The finding that myelin clusters mitochondria and defines mitochondrial Ca2+ buffering (which also drives ATP synthesis75) indicates that myelin patterns may critically regulate energy homoeostasis in the PV+ axon arborization. Such a link also has implications for interneuron myelin plasticity81,82. Recent work has revealed that experience-dependent myelin remodelling occurs prominently around PV+ interneuron axons82. If in PV+ interneurons newly formed myelin sheaths attract mitochondria this could represent a glial mechanism to strengthen axonal pathways and promote specific circuits of inhibitory transmission. Both myelination and mitochondrial distribution in PV+ interneurons are known to be important for gamma oscillations, indicating they may represent converging pathways that shape PV+ interneuron inhibitory functions22,35. More research will be necessary to test this hypothesis, by for instance using longitudinal mitochondrial imaging during myelin development or activity-induced myelination. Finally, the present findings may shed light on the vulnerability of PV+ basket cells to myelin loss in MS28,29,30. If mitochondria in PV+ axons depend on a glial source of metabolic support, myelin loss might acutely and negatively influence axonal transport, ion homoeostasis and other critical processes in PV+ axons. Moreover, the small diameter of basket cell axons could make them more vulnerable to excess Ca2+ influx upon demyelination83, in particular given that mt-Ca2+ buffering is insufficient to maintain normal cyt-Ca2+ levels during AP trains (Fig. 7). Together, the data presented here reveal a critical role for interneuronal myelin to diversify mitochondrial distribution and function in PV+ axons and encourage future research into mitochondrial dysfunction in PV+ interneuron axons in neurodegenerative diseases.
All procedures were performed after evaluation by the Royal Netherlands Academy of Arts and Sciences (KNAW) Animal Ethics Committee (DEC) and Central Authority for Scientific Procedures on Animals (CCD, license AVD8010020172426). The specific experimental designs were evaluated and monitored by the Animal Welfare Body (IvD, protocols NIN19.21.01, NIN19.21.09 and NIN19.21.12). Male and female PV-Cre; Ai14, Rbp4-Cre, Rbp4-Cre; ChETA or PV-Cre × Ai14 × Shiverer mice were used in this study. PV-Cre × Ai14 mice were obtained by crossing B6;129S6-Gt(ROSA)26Sortm14(CAG-tdTomato)Hze/J (Jax strain 007908; RRID:IMSR_JAX:007908) with B6;129P2-Pvalbtm1(cre)Arbr/J (Jax strain 008069; RRID:IMSR_JAX:008069). Rbp4-Cre × ChETA mice were obtained by crossing B6.FVB(Cg)-Tg(Rbp4-cre)KL100Gsat/Mmucd (MMMRRC strain 037128-UCD; RRID:MMRRC_037128-UCD) with B6;129-Gt(ROSA)26Sortm1(CAG-COP4*E123T*H134R,-tdTomato)Gfng/J (Jax strain 017455; RRID:IMSR_JAX:017455). PV-Cre × Ai14 × Shiverer mice were obtained by crossing PV-Cre × Ai14 mice (see above) with C3Fe.SWV-Mbpshi/J (Jax strain 001428; RRID:IMSR_JAX:001428). Mice were kept at a 12 h day-night cycle with access to food pellets and water ad libitum. Cages were open or IVC cages with corncob bedding. Wherever possible, animals were housed together with at least one cage mate. Ambient temperature was maintained at 20–24 °C, humidity at 45–65%. For cuprizone experiments, at 8 weeks of age, mice were fed powder food either with or without 0.2% cuprizone (biscyclohexane oxaldihydrazone, Sigma-Aldrich) supplement (range: 5–6 weeks). Animals on cuprizone diet that showed persistent >30% weight loss compared to control litter mates were excluded from the study. Shiverer mice were sacrificed before the phenotype prevented them from reaching food or water (persistent epileptic seizures, hind limb paralysis). The weight, locomotion and overall welfare of all mice were closely monitored.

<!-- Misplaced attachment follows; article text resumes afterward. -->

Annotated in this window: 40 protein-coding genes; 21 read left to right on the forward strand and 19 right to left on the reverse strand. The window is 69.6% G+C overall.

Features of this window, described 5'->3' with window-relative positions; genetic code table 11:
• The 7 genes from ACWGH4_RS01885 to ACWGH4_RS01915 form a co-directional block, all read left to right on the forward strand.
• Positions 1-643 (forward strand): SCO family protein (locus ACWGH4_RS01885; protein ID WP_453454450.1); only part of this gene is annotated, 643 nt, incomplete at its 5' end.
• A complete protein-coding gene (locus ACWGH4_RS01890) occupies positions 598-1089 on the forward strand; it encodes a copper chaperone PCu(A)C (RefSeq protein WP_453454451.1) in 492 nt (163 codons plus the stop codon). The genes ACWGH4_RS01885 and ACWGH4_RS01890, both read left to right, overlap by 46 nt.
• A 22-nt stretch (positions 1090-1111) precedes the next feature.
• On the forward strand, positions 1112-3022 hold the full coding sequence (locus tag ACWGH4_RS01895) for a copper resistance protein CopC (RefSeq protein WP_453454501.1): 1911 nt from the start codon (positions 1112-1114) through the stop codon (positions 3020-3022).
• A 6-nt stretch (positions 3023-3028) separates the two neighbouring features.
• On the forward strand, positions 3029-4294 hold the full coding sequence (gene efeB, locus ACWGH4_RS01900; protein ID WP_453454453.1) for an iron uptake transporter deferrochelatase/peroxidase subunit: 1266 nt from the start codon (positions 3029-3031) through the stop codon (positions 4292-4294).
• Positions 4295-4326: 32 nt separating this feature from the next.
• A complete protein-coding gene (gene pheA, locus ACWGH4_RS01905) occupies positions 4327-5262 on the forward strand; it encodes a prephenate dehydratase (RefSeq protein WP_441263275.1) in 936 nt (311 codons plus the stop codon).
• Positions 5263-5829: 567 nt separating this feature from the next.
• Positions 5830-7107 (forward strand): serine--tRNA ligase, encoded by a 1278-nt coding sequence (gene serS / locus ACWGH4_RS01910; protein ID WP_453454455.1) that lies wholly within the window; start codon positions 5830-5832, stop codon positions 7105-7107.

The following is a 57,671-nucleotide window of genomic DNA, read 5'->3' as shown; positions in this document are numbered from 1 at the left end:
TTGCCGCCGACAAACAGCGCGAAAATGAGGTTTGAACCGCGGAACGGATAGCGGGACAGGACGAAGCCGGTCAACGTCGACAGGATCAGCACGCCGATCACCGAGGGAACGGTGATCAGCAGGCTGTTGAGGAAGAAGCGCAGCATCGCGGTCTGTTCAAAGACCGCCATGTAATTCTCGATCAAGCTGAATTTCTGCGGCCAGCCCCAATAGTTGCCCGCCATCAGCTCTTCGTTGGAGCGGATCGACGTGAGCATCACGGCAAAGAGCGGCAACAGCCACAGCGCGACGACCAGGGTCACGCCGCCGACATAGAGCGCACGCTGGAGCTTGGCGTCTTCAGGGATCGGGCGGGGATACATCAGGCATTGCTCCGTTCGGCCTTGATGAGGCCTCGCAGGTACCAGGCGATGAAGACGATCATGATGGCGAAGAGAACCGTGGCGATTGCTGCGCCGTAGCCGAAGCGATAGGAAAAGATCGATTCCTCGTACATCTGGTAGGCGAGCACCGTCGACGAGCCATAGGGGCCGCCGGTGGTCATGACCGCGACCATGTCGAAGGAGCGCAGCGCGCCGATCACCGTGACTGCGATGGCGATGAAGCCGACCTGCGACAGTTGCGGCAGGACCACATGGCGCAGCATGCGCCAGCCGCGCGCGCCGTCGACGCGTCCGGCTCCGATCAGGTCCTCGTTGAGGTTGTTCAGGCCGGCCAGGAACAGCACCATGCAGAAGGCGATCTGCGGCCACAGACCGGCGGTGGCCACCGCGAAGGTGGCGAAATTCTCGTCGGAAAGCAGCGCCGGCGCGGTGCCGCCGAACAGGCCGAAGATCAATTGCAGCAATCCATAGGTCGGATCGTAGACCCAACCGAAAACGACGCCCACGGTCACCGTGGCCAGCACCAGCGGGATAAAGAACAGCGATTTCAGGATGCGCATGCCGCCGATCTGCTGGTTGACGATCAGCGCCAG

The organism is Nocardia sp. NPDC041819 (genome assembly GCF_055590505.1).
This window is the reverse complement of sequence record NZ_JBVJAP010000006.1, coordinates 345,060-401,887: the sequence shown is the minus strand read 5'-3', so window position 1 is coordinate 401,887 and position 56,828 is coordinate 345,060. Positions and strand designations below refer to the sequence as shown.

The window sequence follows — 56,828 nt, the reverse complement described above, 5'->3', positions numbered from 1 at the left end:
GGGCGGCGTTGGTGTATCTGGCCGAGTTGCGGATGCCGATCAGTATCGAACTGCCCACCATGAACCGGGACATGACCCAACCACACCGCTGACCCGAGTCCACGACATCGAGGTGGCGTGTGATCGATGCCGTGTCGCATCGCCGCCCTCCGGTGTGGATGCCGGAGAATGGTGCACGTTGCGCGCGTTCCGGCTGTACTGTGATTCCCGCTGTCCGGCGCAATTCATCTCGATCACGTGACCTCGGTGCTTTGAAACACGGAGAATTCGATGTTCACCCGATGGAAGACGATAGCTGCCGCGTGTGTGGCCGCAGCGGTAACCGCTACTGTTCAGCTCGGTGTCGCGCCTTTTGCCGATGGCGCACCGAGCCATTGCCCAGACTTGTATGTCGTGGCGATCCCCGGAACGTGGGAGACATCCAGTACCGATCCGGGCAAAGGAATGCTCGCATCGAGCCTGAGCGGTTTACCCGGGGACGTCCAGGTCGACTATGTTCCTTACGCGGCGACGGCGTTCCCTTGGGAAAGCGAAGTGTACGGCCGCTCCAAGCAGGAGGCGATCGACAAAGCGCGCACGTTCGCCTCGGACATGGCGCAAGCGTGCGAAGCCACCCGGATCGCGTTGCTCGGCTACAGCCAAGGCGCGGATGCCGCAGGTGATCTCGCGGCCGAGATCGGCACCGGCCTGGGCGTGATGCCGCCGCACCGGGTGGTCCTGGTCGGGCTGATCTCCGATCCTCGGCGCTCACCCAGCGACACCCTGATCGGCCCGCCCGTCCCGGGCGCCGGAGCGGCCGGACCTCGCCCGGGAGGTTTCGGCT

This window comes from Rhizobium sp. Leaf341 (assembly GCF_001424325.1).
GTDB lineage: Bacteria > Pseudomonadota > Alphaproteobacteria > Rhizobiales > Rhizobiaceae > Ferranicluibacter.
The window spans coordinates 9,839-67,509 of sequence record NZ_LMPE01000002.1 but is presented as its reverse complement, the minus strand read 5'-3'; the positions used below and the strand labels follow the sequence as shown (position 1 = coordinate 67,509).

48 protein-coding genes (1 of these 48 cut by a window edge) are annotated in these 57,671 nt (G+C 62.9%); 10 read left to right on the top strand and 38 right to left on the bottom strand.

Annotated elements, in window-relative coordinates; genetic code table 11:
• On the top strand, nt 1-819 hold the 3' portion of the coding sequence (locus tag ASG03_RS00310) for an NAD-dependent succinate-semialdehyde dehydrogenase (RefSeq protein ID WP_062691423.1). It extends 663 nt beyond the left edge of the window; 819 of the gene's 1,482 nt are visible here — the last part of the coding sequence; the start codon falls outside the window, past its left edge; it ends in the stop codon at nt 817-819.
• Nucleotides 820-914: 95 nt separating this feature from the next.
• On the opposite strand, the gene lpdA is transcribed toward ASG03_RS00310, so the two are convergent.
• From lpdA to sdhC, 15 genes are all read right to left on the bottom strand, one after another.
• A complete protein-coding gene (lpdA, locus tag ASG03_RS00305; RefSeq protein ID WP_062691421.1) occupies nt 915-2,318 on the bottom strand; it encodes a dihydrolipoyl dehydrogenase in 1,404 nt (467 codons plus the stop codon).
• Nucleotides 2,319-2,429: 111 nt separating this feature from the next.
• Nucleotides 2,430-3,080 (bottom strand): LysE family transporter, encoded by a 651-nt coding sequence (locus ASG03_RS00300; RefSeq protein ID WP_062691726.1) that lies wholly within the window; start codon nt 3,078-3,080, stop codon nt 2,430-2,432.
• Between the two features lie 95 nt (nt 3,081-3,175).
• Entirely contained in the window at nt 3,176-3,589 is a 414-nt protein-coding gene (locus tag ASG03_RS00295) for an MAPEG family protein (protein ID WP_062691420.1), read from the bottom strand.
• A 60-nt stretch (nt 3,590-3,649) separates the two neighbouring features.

Cre-dependent mt-GFP and mt-GCaMP6f AAV plasmids were created by replacing the mCherry open reading frame (ORF) in pAAV-EF1a-mCherry-DIO (Addgene plasmid #20299, RRID: Addgene_20299) with mt-GFP or 4mt-GCaMP6f (‘mt-GcAMP6f’ in the main text). High-Fidelity Phusion Taq polymerase (Thermo Fisher Scientific, F-530XL) was used to amplify mt-GFP from Addgene plasmid #44385 (RRID: Addgene_44385) or 4mt-GCaMP6f (plasmid was generously donated by Diego de Stefani). For mt-GFP, PCR fragment and plasmid were digested with AscI and NheI (New England Biolabs). Because 4mt-GCaMP6f contains an NheI digestion site, to create the mt-GCaMP6f-DIO plasmid, pAAV-EF1a-mCherry-DIO was digested with NheI, blunted using T4 DNA Polymerase (New England Biolabs), digested with AscI and then dephosphorylated using Antarctic Phosphatase (New England Biolabs). The 4mt-GCamP6f PCR product was phosphorylated using T4 Polynucleotide Kinase (New England Biolabs) and digested using AscI. Plasmid and insert were then ligated overnight at 16 °C (T4 DNA ligase, New England Biolabs). After transformation into chemically competent E. coli and subsequent plasmid purification, insertion and double inverted orientation (DIO) were confirmed using restriction enzyme analysis and DNA sequencing. The plasmids were deposited to Addgene (mt-GFP-DIO #174112; 4mtGCaMP-DIO: #179529). To test Cre-dependent expression, HEK293-T cells (HEK 293T/17 cell line, CRL-11268 obtained from ATCC; RRID:CVCL_1926) were transfected with pAAV-EF1a-mt-GFP-DIO or pAAV-EF1a-mt-GCaMP6f-DIO only or pAAV-EF1a-mt-GFP-DIO and pCAG-Cre (Addgene #13775; RRID Addgene_13775) using polyethylenimine (PEI). Briefly, plasmid DNA (500 ng) was diluted in saline and then mixed with PEI, allowed to incubate for 20–25 min and then applied dropwise to HEK293-T cells in a 6-well plate. The next day using a fluorescence microscope, mt-GFP or mt-GCaMP6f expression was assessed, which was absent in the cells lacking or expressing only pCAG-Cre, confirming Cre-dependence.
mt-GFP primers: FW: 5′-AATAGCTAGCATCATGTCCGTCCTGACG-3′ RV: 5′-TAATGGCGCGCC GGAAGTCTGGACATTTATTTG-3′
FW: 5′-ACT TCG CTG TCA TCA TTT G-3′
Sequencing primers: FW: 5′-GGATTGTAGCTGCTATTAGC-3′